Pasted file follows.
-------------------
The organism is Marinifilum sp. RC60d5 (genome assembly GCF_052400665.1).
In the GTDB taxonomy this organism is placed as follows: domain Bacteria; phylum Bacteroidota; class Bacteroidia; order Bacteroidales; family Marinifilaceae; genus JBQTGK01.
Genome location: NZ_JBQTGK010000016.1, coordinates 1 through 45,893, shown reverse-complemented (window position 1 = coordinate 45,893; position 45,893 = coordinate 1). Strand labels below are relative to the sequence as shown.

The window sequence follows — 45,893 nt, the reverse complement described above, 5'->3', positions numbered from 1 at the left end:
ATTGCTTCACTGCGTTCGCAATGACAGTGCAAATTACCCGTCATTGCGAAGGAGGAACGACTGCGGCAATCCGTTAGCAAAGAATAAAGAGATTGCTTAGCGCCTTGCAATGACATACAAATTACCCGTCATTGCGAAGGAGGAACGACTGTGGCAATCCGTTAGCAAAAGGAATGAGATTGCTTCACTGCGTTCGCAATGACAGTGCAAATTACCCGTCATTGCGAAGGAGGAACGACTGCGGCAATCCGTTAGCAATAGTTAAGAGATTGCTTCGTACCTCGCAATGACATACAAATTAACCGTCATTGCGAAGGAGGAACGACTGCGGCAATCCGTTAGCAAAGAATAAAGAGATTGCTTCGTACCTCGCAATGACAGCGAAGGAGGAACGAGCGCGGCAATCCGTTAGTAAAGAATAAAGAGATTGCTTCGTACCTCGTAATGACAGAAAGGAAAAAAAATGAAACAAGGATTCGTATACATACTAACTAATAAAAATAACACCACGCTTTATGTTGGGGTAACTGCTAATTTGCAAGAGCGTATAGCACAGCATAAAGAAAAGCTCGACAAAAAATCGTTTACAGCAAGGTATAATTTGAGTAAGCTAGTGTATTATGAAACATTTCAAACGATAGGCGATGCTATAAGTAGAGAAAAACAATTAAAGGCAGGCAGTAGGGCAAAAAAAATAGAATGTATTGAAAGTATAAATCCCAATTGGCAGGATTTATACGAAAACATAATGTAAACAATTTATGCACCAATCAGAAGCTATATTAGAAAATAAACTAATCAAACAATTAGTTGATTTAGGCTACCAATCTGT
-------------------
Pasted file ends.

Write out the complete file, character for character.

The organism is Marinifilum sp. RC60d5 (genome assembly GCF_052400665.1).
In the GTDB taxonomy this organism is placed as follows: domain Bacteria; phylum Bacteroidota; class Bacteroidia; order Bacteroidales; family Marinifilaceae; genus JBQTGK01.
Genome location: NZ_JBQTGK010000016.1, coordinates 1 through 45,893, shown reverse-complemented (window position 1 = coordinate 45,893; position 45,893 = coordinate 1). Strand labels below are relative to the sequence as shown.

The window sequence follows — 45,893 nt, the reverse complement described above, 5'->3', positions numbered from 1 at the left end:
ATTGCTTCACTGCGTTCGCAATGACAGTGCAAATTACCCGTCATTGCGAAGGAGGAACGACTGCGGCAATCCGTTAGCAAAGAATAAAGAGATTGCTTAGCGCCTTGCAATGACATACAAATTACCCGTCATTGCGAAGGAGGAACGACTGTGGCAATCCGTTAGCAAAAGGAATGAGATTGCTTCACTGCGTTCGCAATGACAGTGCAAATTACCCGTCATTGCGAAGGAGGAACGACTGCGGCAATCCGTTAGCAATAGTTAAGAGATTGCTTCGTACCTCGCAATGACATACAAATTAACCGTCATTGCGAAGGAGGAACGACTGCGGCAATCCGTTAGCAAAGAATAAAGAGATTGCTTCGTACCTCGCAATGACAGCGAAGGAGGAACGAGCGCGGCAATCCGTTAGTAAAGAATAAAGAGATTGCTTCGTACCTCGTAATGACAGAAAGGAAAAAAAATGAAACAAGGATTCGTATACATACTAACTAATAAAAATAACACCACGCTTTATGTTGGGGTAACTGCTAATTTGCAAGAGCGTATAGCACAGCATAAAGAAAAGCTCGACAAAAAATCGTTTACAGCAAGGTATAATTTGAGTAAGCTAGTGTATTATGAAACATTTCAAACGATAGGCGATGCTATAAGTAGAGAAAAACAATTAAAGGCAGGCAGTAGGGCAAAAAAAATAGAATGTATTGAAAGTATAAATCCCAATTGGCAGGATTTATACGAAAACATAATGTAAACAATTTATGCACCAATCAGAAGCTATATTAGAAAATAAACTAATCAAACAATTAGTTGATTTAGGCTACCAATCTGT